FCC net neutrality
The U.S. Court of Appeals for the District of Columbia still upheld much of the FCC's December 2017 order.
With the Pokémon Go craze sweeping the nation (including me), T-Mobile figured they could win a public relations coup and potentially a few customers with a brilliant gift: unlimited data when using the Pokémon Go app.
Earlier this month, the Federal Communications Commission hit AT&T with a $100 million fine, accusing the company of throttling speeds for customers who thought they had unlimited data plans.
All we really need to know is that passing H.R. 1314 essentially puts the omnibus, 29-chapter Trans Pacific Partnership trade agreement onto the fast track, where Congress members don't get a chance to deliberate or discuss it on the floor of the House.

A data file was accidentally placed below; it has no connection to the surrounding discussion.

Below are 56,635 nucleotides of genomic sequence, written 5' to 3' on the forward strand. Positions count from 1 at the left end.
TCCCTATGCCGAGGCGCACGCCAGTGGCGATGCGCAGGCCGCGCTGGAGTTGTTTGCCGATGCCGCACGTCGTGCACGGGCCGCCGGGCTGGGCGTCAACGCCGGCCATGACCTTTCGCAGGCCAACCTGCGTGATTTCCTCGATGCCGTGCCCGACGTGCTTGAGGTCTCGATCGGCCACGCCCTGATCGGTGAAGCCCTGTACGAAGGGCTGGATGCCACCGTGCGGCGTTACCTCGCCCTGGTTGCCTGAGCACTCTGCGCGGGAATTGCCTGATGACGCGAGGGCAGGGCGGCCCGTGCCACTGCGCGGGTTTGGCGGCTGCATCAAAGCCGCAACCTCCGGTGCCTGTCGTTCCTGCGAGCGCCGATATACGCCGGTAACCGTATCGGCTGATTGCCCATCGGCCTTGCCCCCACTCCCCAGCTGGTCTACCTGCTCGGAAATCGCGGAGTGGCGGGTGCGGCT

America's faith and moral voices have always been at the forefront of social movements. Media justice is the next frontier.
Given the realignment of power in the world -- from nations to cities to individuals -- what the city does or does not do can determine their community's success and survival, or its demise; and as such, will determine the nation's success or failure.
Republicans are screaming like someone stole the champagne from the RNC refrigerator. Verizon and its fellow broadband providers, like Comcast, are screaming, too. They threaten to sue the FCC... again. But as I wrote here many months ago, such threats ring empty.